Another way of wrapping your gifts with a sustainable and environmental underpinning is the Japanese art of Furoshiki. Those Japanese are super clever aren't they - with their origami ways, their artful ideas, their simple beautiful thoughts.

Furoshiki is, in essence, a piece of cloth used to wrap and tie around an item. We have a book in our bookshelf called How to Wrap 5 Eggs! Fabulous. Basically using the right size you can wrap a present for a friend, lunch for your kids, a bottle of wine to take for dinner, a pot plant, even make yourself a handbag or a new top to wear. 

I will admit that gifting special fabric to everyone in your life might not work, especially school friends who won't even know what to do with it; but if you re-think the whole gift then the wrapping can be part of the present. 

Gifting environmentally thoughtful presents sparks a conversation. It allows you to educate your friends or family on how small things can make a big difference. I did a little googling, just so I could shock you a little.... 

            Environmental effects of wrapping paper - The UK alone uses more than 8,000 tons of wrapping paper a year, that equates to 50,000 tress being cut down. In the USA about half of all paper products consumed is wrapping paper, which is thrown away after one use. Consider also that many gift wraps (especially cheaper bulk buy ones) come wrapped in plastic wrap, and many gifts are secured with sticky tape and plastic bows and ribbons, while some wrapping options aren't even paper but cheap foil that isn't or can't be recycled. Attach a gift card and you're looking at more than 100,000 trees being cut down (in USA) each year just for throw away gift wrapping. (I'm not even going get into the environmental impact of the gifts that come inside the wrapping paper!).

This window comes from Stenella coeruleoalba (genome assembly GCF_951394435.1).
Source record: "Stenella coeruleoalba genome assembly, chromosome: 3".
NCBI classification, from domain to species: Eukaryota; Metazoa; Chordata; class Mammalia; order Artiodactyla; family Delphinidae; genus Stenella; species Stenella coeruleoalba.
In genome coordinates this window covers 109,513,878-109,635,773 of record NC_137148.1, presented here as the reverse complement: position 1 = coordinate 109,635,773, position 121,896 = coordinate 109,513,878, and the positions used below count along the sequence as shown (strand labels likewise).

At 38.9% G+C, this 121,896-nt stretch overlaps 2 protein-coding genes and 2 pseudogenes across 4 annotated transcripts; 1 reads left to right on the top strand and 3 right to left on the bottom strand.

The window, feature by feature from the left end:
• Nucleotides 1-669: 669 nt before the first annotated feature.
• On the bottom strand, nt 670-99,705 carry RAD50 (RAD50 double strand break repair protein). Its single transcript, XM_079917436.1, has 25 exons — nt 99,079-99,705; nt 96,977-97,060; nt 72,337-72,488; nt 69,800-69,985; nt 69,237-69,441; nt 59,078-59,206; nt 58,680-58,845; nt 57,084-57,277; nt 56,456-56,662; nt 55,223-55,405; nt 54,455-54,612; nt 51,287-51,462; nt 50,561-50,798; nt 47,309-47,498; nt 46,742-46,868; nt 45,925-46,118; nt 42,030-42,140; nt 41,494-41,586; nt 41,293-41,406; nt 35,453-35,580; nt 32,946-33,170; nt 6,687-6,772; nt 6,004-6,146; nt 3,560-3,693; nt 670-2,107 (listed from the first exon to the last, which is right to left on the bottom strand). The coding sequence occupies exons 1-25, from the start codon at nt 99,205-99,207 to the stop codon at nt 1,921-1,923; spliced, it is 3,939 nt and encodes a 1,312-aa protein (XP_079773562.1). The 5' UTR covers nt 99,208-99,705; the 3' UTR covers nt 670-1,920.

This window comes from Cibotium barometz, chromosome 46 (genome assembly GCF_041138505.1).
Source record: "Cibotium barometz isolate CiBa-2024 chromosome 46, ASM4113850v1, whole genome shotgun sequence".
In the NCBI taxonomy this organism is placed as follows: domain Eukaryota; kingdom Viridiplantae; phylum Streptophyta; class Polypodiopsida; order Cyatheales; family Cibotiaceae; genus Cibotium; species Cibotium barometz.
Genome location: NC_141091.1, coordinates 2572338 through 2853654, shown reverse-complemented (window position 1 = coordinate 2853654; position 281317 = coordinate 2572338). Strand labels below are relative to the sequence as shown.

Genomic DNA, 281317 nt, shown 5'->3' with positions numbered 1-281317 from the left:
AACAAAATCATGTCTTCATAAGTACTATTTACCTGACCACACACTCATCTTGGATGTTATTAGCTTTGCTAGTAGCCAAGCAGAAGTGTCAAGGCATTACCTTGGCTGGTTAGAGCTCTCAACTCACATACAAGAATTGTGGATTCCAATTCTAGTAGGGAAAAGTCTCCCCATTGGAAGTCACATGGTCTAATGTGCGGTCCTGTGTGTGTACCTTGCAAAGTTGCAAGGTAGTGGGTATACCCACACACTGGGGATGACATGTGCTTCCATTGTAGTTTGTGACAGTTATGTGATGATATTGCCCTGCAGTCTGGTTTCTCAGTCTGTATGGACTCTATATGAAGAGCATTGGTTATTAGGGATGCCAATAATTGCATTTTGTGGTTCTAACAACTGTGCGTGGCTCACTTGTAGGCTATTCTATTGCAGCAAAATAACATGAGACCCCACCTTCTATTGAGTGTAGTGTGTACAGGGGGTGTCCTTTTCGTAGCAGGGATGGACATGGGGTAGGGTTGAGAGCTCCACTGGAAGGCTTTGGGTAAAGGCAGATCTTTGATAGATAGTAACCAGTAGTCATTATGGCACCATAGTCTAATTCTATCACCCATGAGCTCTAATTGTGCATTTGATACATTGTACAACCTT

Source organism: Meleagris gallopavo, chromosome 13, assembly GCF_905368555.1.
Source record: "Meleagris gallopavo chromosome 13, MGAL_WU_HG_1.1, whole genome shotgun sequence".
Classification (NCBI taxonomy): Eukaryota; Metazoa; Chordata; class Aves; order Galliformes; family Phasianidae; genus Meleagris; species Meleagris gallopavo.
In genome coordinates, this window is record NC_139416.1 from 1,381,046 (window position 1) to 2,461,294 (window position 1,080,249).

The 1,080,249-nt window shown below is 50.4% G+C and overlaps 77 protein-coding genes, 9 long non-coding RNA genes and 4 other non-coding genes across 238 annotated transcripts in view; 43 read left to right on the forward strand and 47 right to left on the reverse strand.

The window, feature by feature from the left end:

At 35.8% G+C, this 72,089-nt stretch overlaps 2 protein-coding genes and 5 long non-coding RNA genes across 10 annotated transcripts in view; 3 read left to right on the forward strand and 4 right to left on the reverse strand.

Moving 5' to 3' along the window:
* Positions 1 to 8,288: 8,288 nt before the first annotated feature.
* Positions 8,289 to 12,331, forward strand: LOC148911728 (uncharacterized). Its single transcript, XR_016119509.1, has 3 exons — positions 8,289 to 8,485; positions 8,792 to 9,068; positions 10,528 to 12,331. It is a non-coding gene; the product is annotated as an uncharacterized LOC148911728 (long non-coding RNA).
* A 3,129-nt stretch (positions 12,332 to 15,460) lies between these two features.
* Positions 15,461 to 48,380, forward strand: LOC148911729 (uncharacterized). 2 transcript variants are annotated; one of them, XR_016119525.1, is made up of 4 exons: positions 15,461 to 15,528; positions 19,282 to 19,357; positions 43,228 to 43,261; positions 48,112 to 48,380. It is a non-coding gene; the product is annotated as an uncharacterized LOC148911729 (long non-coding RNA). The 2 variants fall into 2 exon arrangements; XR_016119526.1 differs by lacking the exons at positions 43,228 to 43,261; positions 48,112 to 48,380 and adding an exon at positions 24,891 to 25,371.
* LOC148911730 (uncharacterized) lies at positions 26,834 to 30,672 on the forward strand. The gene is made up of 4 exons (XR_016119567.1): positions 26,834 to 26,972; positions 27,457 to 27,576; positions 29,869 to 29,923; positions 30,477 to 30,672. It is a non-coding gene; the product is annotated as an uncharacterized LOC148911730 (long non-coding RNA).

But it can be different. t's estimated that the average American gives 42 gifts each year, if only 3 of those are wrapped in recycled options it would save enough paper to cover 45,000 football fields! This shows that small change is effective and powerful. That your actions do in fact help. And that as a community - or country - we can make change.

Here's a few simple alternatives for gifting:

  • A scarf and use that as the wrapping for some chocolates or flowers
  • A sewing kit and use a piece of linen as the wrapping and also as the project
  • A toy and use the wrapping as a play mat or a doll blanket
  • Homebaked biscuits in a upcycled jar with a tea towel as the wrapping
  • A bottle of wine with a tea towel or linen placemat as the wrapping
  • A bunch of flowers with fabric wrapping that can be reused for flowers again
  • A book or CD (remember those things?!) with fabric that can become the book bag

 

You don't need to use expensive linen or beautiful silk scarves, but can indeed op-shop (thrift-store) some sheets, tea towels or fabric pieces for very little money and cut it into sizes suitable for various objects. You could pre-make some furoshiki wraps or make them as needed to match the size of the gift. 

Here's some ideas to customise the fabric - art it up perhaps:

  • get the kids to paint a giant sheet before you cut & hem it, or leave the edges raw